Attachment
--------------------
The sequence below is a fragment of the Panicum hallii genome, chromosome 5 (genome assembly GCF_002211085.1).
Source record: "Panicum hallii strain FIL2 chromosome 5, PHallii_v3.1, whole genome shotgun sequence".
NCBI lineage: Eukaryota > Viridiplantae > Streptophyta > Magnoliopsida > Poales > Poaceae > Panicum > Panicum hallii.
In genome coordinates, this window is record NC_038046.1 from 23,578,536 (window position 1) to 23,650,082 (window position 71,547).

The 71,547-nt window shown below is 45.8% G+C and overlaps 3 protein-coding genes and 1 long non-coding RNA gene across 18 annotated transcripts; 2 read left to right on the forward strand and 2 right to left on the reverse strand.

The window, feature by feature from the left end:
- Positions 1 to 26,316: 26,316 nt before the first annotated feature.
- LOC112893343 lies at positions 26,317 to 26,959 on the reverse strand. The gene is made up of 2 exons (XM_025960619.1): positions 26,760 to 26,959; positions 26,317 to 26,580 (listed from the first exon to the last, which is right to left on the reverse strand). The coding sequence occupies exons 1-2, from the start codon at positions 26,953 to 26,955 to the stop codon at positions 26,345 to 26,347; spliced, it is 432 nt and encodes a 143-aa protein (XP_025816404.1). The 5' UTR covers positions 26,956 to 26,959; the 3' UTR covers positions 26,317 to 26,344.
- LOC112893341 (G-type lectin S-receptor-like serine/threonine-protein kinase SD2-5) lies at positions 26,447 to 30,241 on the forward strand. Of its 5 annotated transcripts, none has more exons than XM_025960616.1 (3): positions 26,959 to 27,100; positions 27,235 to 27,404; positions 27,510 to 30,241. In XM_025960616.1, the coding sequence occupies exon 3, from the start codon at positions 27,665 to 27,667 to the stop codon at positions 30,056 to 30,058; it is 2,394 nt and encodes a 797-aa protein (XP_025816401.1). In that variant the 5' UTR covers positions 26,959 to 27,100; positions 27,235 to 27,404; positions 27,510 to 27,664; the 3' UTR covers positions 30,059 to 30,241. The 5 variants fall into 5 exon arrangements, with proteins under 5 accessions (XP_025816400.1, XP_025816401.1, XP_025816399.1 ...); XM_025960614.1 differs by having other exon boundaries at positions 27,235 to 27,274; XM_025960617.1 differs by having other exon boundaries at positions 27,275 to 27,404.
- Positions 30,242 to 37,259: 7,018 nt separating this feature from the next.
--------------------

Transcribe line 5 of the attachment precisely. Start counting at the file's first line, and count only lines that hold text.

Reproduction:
The 71,547-nt window shown below is 45.8% G+C and overlaps 3 protein-coding genes and 1 long non-coding RNA gene across 18 annotated transcripts; 2 read left to right on the forward strand and 2 right to left on the reverse strand.